Galbreath v. Dudas

District of Columbia, dcd-1:2004-cv-02222

MEMORANDUM. Signed by Judge James Robertson on January 20, 2006.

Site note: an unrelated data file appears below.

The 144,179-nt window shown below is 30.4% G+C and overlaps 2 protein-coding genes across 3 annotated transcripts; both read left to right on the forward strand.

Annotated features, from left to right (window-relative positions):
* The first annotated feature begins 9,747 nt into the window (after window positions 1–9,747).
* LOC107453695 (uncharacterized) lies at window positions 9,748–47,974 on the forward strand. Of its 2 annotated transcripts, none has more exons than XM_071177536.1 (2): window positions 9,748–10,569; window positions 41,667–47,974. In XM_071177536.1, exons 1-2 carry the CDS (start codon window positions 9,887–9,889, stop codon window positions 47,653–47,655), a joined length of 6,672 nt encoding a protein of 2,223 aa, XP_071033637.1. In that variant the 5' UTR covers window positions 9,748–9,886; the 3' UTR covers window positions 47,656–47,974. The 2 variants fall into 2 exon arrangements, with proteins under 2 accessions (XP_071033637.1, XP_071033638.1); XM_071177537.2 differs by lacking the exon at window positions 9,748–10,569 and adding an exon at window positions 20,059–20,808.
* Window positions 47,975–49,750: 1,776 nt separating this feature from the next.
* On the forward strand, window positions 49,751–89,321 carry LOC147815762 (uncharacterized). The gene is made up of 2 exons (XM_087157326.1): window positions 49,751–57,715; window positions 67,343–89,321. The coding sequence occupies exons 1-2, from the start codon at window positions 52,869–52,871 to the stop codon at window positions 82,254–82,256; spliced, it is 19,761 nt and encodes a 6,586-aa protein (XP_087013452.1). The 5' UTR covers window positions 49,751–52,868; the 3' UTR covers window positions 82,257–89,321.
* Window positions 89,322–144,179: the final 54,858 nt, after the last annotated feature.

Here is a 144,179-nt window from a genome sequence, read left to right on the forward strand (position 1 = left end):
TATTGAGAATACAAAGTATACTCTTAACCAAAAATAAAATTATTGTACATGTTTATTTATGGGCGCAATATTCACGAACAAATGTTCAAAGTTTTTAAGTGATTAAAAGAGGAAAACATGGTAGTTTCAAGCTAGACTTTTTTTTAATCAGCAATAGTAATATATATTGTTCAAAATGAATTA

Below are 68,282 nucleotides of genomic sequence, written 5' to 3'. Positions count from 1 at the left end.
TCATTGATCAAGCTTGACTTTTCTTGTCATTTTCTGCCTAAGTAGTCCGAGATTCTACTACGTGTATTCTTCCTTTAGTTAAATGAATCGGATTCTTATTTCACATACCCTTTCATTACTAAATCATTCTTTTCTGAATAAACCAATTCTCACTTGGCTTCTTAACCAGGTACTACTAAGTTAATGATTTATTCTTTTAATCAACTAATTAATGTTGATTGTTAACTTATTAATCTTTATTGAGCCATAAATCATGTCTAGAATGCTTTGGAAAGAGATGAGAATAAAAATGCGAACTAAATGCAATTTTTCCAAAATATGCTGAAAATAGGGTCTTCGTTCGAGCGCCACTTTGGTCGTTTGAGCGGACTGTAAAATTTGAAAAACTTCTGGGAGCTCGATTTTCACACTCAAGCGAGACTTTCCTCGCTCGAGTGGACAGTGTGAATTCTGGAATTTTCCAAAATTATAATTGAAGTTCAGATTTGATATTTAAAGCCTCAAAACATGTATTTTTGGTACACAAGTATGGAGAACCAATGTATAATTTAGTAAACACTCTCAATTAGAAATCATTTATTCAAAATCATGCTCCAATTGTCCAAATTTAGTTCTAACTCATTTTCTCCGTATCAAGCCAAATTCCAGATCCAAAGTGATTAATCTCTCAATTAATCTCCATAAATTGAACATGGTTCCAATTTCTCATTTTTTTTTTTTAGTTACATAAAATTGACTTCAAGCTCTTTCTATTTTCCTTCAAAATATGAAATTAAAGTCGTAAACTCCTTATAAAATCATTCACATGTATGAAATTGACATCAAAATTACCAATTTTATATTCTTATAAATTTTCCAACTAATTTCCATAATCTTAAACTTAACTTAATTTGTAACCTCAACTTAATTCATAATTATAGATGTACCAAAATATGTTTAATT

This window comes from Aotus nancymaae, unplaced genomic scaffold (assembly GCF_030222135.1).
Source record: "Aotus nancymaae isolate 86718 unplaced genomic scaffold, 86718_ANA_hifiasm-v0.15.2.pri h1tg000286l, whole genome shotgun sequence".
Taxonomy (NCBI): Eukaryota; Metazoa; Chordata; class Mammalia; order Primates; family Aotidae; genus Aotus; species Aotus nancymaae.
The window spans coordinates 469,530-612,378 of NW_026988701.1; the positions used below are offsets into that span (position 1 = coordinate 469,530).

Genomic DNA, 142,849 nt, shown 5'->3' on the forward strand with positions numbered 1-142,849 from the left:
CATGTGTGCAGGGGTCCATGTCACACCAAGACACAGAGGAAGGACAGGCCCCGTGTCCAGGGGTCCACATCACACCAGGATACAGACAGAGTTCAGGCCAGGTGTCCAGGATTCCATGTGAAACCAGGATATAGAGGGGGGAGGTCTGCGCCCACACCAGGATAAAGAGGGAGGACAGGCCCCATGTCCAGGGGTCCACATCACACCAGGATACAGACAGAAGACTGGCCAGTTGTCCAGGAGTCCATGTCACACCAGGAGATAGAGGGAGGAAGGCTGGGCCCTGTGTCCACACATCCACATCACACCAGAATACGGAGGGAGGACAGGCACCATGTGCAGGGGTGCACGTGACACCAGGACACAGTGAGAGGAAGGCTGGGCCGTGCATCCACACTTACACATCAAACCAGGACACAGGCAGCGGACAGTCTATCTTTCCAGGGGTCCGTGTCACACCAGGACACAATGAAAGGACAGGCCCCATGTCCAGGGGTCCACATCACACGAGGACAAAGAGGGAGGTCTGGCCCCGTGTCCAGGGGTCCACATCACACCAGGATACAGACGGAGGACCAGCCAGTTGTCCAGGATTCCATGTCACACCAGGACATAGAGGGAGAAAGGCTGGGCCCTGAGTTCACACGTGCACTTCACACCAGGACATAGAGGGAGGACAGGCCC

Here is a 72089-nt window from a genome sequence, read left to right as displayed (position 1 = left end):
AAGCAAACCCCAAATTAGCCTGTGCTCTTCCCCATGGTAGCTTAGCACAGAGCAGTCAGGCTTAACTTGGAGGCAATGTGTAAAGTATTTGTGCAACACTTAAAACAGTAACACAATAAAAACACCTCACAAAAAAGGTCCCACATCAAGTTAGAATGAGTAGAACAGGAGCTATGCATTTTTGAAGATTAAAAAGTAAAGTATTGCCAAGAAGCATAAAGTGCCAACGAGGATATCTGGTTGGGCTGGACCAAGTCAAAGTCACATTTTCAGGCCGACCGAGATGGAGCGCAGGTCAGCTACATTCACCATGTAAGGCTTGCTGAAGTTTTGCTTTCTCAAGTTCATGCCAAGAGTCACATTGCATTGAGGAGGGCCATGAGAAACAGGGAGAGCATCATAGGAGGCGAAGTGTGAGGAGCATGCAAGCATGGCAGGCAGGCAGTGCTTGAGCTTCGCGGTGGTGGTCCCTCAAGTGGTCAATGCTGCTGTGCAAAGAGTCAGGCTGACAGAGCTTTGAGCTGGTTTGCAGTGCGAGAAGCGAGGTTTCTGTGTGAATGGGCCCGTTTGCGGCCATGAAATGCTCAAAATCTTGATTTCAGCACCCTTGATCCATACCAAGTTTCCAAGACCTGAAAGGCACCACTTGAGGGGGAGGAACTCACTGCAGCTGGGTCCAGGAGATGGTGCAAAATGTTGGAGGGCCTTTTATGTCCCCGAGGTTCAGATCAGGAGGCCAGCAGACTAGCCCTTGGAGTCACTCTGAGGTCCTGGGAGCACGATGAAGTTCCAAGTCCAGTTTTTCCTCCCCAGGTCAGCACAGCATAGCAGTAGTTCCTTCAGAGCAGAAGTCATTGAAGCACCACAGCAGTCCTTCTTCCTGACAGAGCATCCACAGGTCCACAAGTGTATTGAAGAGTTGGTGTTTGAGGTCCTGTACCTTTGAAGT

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UNITED STATES DISTRICT COURT FOR THE DISTRICT OF COLUMBIA JOHN A. GALBREATH,:: Plaintiff,:: v.: Civil Action No. 04-2222 (JR): JON W. DUDAS, Director, U.S.: Patent and Trademark Office,:: Defendant.: MEMORANDUM Plaintiff, John Galbreath, sues pursuant to 35 U.S.C. § 145 for de novo review of patent claims that were rejected by an appeals board at the U.S. Patent and Trademark Office ("PTO") on September 30, 2002. Defendant PTO now moves for dismissal under Fed. R. Civ. P. 8(a) and 12(b)(6) for failure to state a claim upon which relief may be granted, or, in the alternative, for summary judgment. For the reasons discussed below, defendant's motion for summary judgment will be granted. Background This is plaintiff's second action seeking reversal of the PTO's rejection of his patent application. In the first action, Galbreath v. Rogan, Civil Action No. 02-2354 (JR), I granted the defendant's motion to dismiss the complaint without prejudice under Rule 8. The complaint was three paragraphs long. The first paragraph stated the basis for the court's jurisdiction. The second paragraph, entitled "statement of the claims," read in full: On September 30, 2002, the Board of Patent Appeals and Interferences of the U.S. Patent and Trademark Office issued a decision on appeal for plaintiff's application #09/288,546, rejecting claims 21-27 and 29-35 of that application. The third paragraph demanded that the PTO "allow claims 21-27 and 29-35, and grant plaintiff a patent on said claims." As I stated in the memorandum accompanying my order of dismissal, Galbreath's complaint did not identify what was erroneous about the PTO's rejection of his claims, nor even that its rejection was erroneous. It thus failed to meet Rule 8's basic requirement that the complaint "show[] that the pleader is entitled to relief." The defendant's motion to dismiss did not motivate Galbreath to correct this omission through amendment; rather, he made a series of arguments in response explaining why his complaint satisfied Rule 8. Nor did Galbreath take advantage of the "without prejudice" dismissal and file an amended complaint. Instead, he appealed, and lost. Galbreath v. Dudas, 176 Fed.Appx. 746 (Fed. Cir. 2004). After the Federal Circuit's decision was announced, but before its mandate issued, plaintiff filed this second action (what plaintiff calls "his amended complaint"). This time, plaintiff has added two sentences to his "statement of the claims": (1) The rejection of Claims 21-23, 25-27, and 29-35 were improper, because Claims 21-23, 25-27, and 29-35 - 2 - are non-obvious under 35 U.S.C § 103 versus the prior art, and thus patentable. (2) The rejection of Claim 24 was improper, because Claim 24 is definite under 35 U.S.C. § 112, second paragraph and thus patentable. The complaint is otherwise identical to the first one. Defendant PTO has again moved for dismissal for failure to state a claim upon which relief can be granted, or, in the alternative, for summary judgment. In its motion for summary judgment, defendant argues that Galbreath's second complaint is barred by the applicable statute of limitations governing the review of patent application decisions. See 35 U.S.C. § 145 (granting 60 days within which to file for District Court review of the PTO's decision). Plaintiff filed his second complaint on December 23, 2004, approximately 23 months after the end of the 60-day period that started with the September 30, 2002 rejection of his patent application. During that period plaintiff was dutifully prosecuting his initial complaint, of course, and he contends that the limitations period was tolled for the duration of his original suit, including his appeal to the Federal Circuit, or that in any event he should have the benefit of equitable tolling. Analysis The dismissal of a complaint without prejudice does not toll or suspend the statute of limitations. Ciralsky v. C.I.A., 355 F.3d 661, 672 (D.C. Cir. 2004). Rather, after a complaint is dismissed without prejudice, "the tolling effect of the filing - 3 - of the suit is wiped out and the statute of limitations is deemed to have continued running from whenever the cause of action accrued, without interruption by that filing." Id. at 672. In other words, "the original complaint is treated as if it never existed." Cardio-Med. Assoc., Ltd. v. Crozer-Chester Med. Ctr., 721 F.2d 68, 77 (3d Cir. 1983). The result is that, "when...the statute of limitations has run the dismissal is effectively with prejudice." Ciralsky, 355 F.3d 672. Galbreath contends that the statute of limitations was tolled until the completion of his Federal Circuit appeal, but Ciralsky shows the error of that contention. If the Ciralsky plaintiff's pending appeal had continued the tolling effect of the original complaint, the court would not have had to address the effect of the district court's dismissal. Instead, the court stated that a dismissal without prejudice by the district court that occurs after the statute of limitations period has run removes the tolling effect, allowing the limitations period to block the plaintiff's claims as a matter of course. Indeed, this case very closely mirrors Ciralsky, in which the statute of limitations in a Title VII case foreclosed the plaintiff's claims after the district court's dismissal without prejudice, notwithstanding the appeal. As a purely legal matter, therefore, plaintiff's claims are now time-barred. - 4 - This is certainly a harsh result. Because it closes the door on the plaintiff's claims without a hearing on the merits, Galbreath urges the application of the doctrine of equitable tolling, which protects claimants who have "actively pursued [their] judicial remedies by filing a defective pleading during the statutory period." Irwin v. Dept. of Veterans Affaris, 498 U.S. 89, 96 (1990). Equitable tolling as a remedy must be applied "sparingly," however. Id. "Procedural requirements established by Congress for gaining access to the federal courts are not to be disregarded by courts out of a vague sympathy for particular litigants." Baldwin County Welcome Center v. Brown, 466 U.S. 147, 152 (1984) (per curiam). For several reasons, the plaintiff's situation does not seem to me to fall within that class of "extraordinarily inequitable" cases for which courts reserve the doctrine. See Carter v. WMATA, 764 F.2d 854, 858 (D.C. Cir. 1985). First, this case is not like those in which a technical defect has prevented a litigant from filing his claim in time. See, e.g., Burnett v. New York Central R. Co., 380 U.S. 424 (1965)(plaintiff timely filed complaint in wrong court); Herb v. Pitcairn, 325 U.S. 77 (1945) (same); American Pipe & Construction Co. v. Utah, 414 U.S. 538 (1974) (plaintiff's timely filing of a defective class action tolled the limitations period as to the individual claims of purported class members). Galbreath's - 5 - original complaint was timely filed in the correct court, preserving his rights. It was thus not "defective" in the sense used by the Irwin Court. Rather, only upon a motion to dismiss did Galbreath's complaint become vulnerable. Second, Galbreath's response to the motion to dismiss and to my order of dismissal more closely resembles the case of a litigant who has "failed to exercise due diligence in preserving his legal rights." Irwin, 498 U.S. at 96. As noted in the order of dismissal, Galbreath failed to cure the Rule 8 problem with his complaint despite having been alerted to it by the motion to dismiss. Rather than explain his entitlement to relief, he made "a series of legal arguments explaining why the complaint does satisfy Rule 8". Mem. Ord. of Dec. 9, 2003, Galbreath v. Rogan, Civil Action No. 02-2354 (JR). He did not raise the statute of limitations issue before the dismissal order was issued, nor-- despite being aware of the statute of limitations problem, see Ex. 4, Pl.'s Opp. to Def.'s Mot. to Dismiss (plaintiff's post- order letter to defendant stating, "I am concerned about the two- month time for commencing a civil action set forth in 37 C.F.R. 1.304.")--did he move after the order was issued for reconsideration or for relief under Rule 60 that would have allowed the filing of an amended complaint. As the Ciralsky court said about the prejudicial effect of a dismissal after the limitations period, "had [the plaintiff] set forth this argument - 6 - with clarity to the district court, he might have won the day." 355 F.3d at 673. Neither Ciralsky nor Galbreath did so. "Manifest injustice does not exist where, as here, a party could have easily avoided the outcome, but instead elected not to act until after a final order had been entered." Id. Finally, although I need not decide the issue of the adequacy of the second complaint under the requirements of Rule 8, the plaintiff's minimal efforts to explain his entitlement to relief do not impress upon me a sense that equitable tolling is necessary to prevent injustice. In dismissing the original complaint, I stated that the plaintiff "has not offered a factual predicate concrete enough to warrant further proceedings." Mem. Ord. of Dec. 9, 2003, Galbreath v. Rogan, Civil Action No. 02- 2354 (JR). The two additional sentences the plaintiff added to his complaint do not go very far in alleviating that defect. While plaintiff does correct his omission of even a claim that the PTO's decision was erroneous, he offers only conclusory labels when describing what was erroneous about the decision. The PTO rejected Claim 24 as indefinite and Claims 21- 23, 25-27, and 29-35 as obvious versus the prior art. Reaching these legal conclusions required comparing plaintiff's application to three prior patents, and involved specific findings on how to interpret plaintiff's claims, how to interpret the prior patents, what the prior patents disclose, and how and - 7 - why one of ordinary skill might combine these patents. Rather than allege factual errors in the PTO's findings, however, the complaint simply denies its legal conclusions. While the requirements of Rule 8 are meager, they include giving the defendant fair notice of the plaintiff's claims and the grounds upon which they rest. Swierkiewicz v. Sorema N.A., 534 U.S. 506, 512 (2002). Giving such notice requires more than conclusory labels. See Campbell v. City of San Antonio, 43 F.3d 973, 975 (5th Cir. 1995) ("Conclusory allegations or legal conclusions masquerading as factual conclusions will not suffice to prevent a motion to dismiss."); accord Greene v. Dalton, 164 F.3d 671, 675 (1999) ("Accepting...conclusory allegations as true, therefore, would defeat the central purpose of the summary judgment device, which is to weed out those cases insufficiently meritorious to warrant the expense of a jury trial."). The complaint does not give the PTO any notice of what, if anything, was wrong in its analysis. Even without the statute of limitation problem, therefore, the complaint might be vulnerable to another motion to dismiss under Rule 8. One thing is certainly clear: in seeking an equitable exception from the applicable statute of limitations, plaintiff has not shown extraordinary diligence, or - 8 - even responsiveness, in remedying the initial problem with his complaint. * * * * An appropriate order accompanies this memorandum. JAMES ROBERTSON United States District Judge - 9 -